After seven seasons, it ends on May 17: Mad Men, that sartorially splendid, slow-burning show from AMC, will wind down its clock. What will become of the lusty, booze-swilling ad man, Don Draper? Every week, Adrian Lee, Colin Horgan and Sonya Bell quickly recap what stood out most from each of the final episodes and, in true Mad Men fan form, find one detail to obsess over, analyzing its many prisms, as the episode’s Mad Moment. There are spoilers ahead, for those who have not seen the latest episode. You can read last week’s panel here.
ADRIAN LEE: Legacy-building—and the fear of losing one’s legacy—is the animating premise of this episode. Roger’s effort to save Don at the end of the first half of the seventh season ends up coming with a price. Roger had convinced giant agency McCann Erickson to buy a majority stake in Sterling Cooper & Partners so he could have the upper hand over Jim Cutler, but McCann Erickson decides to do the logical thing and merge the two firms. SC&P will be no more.
This becomes, though, an existential conflict to the partners. In a fit of clarity, Roger blurts that SC&P is his “home.” He later shouts at a disbelieving Pete that, now, “We don’t exist!” Don decides that this is a concern that’s worth cancelling rather urgent efforts to find a new home, having sold his in the last episode. And their fight, after all, boils down to one about memory—a fight to retain the names on the building, legacy writ large, literally. So when the energetic Ocean’s Eleven-style machinations end up falling short—McCann Erickson denies SC&P’s request to move into the California offices—it takes the tone of a funeral.
Of course, legacy-building comes in other forms in this episode. Pete goes back to the suburbs to try to prove to his daughter’s principal that she deserves to attend a top private school, but winds up in a fistfight over, quite literally, historical wrongs perpetrated over last names. And then there’s the matter of Peggy: After failing tragicomically to cajole children to play with toys for an ad campaign (“I’m giving you permission to play with all these toys,” she said, clutching a clipboard), and then being harangued for her half-hearted efforts to babysit a child abandoned post-audition, she reveals to Stan what we knew since Season 1: that she had to give up a baby (Stan doesn’t know it’s Pete’s). And she wrestles with it, for one of the first explicit times since the first season.
By episode’s end, SC&P is done. Don still has no home. We have three episodes left. Buckle in—because Don doesn’t seem to have a place to buckle into.
COLIN HORGAN: Is it possible that Mad Men will end on a happy note? Still with three episodes to go, it seems as if things are looking up, for the most part. Rather than losing all he’d worked for, Don is on the cusp on being handed some of the biggest accounts in advertising (Coca-Cola), as Sterling Cooper gets folded into McCann, as are four of the other five partners, while Joan notices she’s overlooked. Even when Roger leaves Don alone at the bar after the team has had some celebratory drinks, he grabs Don’s face and says: “You are OK.”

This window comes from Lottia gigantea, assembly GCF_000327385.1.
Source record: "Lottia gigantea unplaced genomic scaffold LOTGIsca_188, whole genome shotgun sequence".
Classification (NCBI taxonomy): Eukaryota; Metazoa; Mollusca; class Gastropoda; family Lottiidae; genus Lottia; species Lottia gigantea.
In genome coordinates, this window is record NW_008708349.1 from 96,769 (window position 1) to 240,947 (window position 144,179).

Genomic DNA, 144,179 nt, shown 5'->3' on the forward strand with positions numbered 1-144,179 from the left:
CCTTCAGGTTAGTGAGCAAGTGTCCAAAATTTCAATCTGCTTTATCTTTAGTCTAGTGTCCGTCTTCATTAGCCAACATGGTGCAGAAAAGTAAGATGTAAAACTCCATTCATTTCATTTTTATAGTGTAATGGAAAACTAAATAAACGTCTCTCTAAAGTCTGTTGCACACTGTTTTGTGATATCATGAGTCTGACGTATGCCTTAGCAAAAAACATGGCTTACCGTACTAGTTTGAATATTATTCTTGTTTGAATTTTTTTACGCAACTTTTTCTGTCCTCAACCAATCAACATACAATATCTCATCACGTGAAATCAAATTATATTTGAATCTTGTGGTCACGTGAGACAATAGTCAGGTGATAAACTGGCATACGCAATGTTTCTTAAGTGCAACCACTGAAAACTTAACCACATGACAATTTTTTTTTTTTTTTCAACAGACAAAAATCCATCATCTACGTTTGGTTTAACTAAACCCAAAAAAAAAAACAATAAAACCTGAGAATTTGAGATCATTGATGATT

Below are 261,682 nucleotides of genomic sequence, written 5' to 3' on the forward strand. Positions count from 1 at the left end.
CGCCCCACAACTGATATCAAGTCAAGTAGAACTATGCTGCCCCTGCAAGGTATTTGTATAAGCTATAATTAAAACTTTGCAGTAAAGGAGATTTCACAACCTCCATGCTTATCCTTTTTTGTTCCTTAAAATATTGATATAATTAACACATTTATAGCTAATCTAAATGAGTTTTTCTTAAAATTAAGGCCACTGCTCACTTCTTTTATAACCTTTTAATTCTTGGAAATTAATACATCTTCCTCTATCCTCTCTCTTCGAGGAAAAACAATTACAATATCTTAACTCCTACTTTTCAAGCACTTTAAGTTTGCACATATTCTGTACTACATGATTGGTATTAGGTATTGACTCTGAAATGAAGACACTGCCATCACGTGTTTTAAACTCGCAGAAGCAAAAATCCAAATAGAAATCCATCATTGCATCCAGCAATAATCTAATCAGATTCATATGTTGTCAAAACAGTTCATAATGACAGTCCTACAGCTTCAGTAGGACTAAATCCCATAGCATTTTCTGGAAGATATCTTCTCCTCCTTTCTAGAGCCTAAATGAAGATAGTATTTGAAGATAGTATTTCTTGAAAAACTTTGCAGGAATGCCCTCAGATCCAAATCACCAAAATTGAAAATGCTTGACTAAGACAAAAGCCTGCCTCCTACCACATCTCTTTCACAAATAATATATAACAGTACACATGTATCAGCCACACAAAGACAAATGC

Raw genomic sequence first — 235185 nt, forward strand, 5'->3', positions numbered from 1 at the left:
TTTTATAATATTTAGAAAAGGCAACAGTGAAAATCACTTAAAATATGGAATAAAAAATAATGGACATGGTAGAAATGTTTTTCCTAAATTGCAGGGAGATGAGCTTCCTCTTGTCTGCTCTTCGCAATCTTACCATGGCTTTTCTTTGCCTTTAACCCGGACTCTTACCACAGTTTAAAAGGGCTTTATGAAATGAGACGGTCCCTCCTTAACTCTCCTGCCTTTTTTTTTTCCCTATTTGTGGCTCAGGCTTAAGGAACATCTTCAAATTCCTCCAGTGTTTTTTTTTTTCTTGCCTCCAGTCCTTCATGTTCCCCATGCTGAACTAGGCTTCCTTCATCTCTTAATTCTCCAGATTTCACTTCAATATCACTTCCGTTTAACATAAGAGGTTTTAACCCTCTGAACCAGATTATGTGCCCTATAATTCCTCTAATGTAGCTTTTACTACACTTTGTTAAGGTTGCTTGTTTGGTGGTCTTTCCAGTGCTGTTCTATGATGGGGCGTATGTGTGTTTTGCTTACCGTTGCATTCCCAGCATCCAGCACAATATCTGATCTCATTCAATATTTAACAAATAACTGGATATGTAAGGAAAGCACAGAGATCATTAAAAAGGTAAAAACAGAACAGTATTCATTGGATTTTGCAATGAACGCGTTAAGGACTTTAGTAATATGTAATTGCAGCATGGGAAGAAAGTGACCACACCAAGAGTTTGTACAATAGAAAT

Much has been made about the falling man in the title credits, tumbling through the world of adverts and cigarettes and women and drinks. The thinking goes that, if not a predictor of Don’s fate (death), it’s at the very least representative of the downward spiral he (and most everyone else) appeared to be in from the very beginning.
And yet, as evidenced a few times in this episode, the common thread between all these characters isn’t really that they’re on the decline, or falling from some great height. It’s actually the opposite. They all are striving to be better. Peter and Trudy want their daughter to go to the best school. Peggy wants a better job, and perhaps a family, too. Don wants Sally to be more than just her looks. Even Lou Avery is looking for something better and, it turns out, he’s found it in Japan.
“I always envied you. You were always reaching,” Roger tells Don.
“I always envied you didn’t have to,” Don replies.
Then again, there’s still time. Perhaps it won’t all end happily. After all, now that Don’s reached Roger’s heights, isn’t down the only place left to go?
SONYA BELL: Colin, you raise an interesting question. I don’t think anyone has ever pictured Mad Men ending with Don’s fist in the air, Breakfast Club style. But, at this point, with all the speculation and deep readings into the show, maybe a happy ending is the only way for Matthew Weiner to surprise us.
Jim Hobart described the firm’s dissolution in very interesting terms: “You are dying and going to advertising heaven.”
That’s something that didn’t come as a surprise: one last arc about a merger/acquisition/name change at the ad firm. What’s it even called again? Mad Men is so much about the characters that every season’s firm upheaval always seemed out of place to me, even though it’s technically a workplace drama.
I won’t complain too much, though, because it’s giving a push to the final few episodes that might otherwise just be about tying loose ends into a bow: Roger told Don he’s dating his ex-mother-in-law and that was totally fine. Lou announced Scout’s Honor is being made into a cartoon and he’s moving to Tokyo, suckers. And Peggy had the long-awaited reflection on giving her son up for adoption. I wasn’t sure we’d ever hear about that again, and I’m glad we did—as long as there’s no corny reunion between her, the child and Pete.
THE MAD MOMENT
Every week in this segment, our Mad Men experts find one particularly fascinating detail to analyze deeply, reading into it for its clues and its contexts. This week’s Mad Moment: It dawns on each of the five partners that the fight to keep SC&P is over, and the camera pans out to look at Pete, Don, Joan, Roger and Ted, sitting in a boardroom, after they fail to convince McCann Erickson to let the agency live on in California.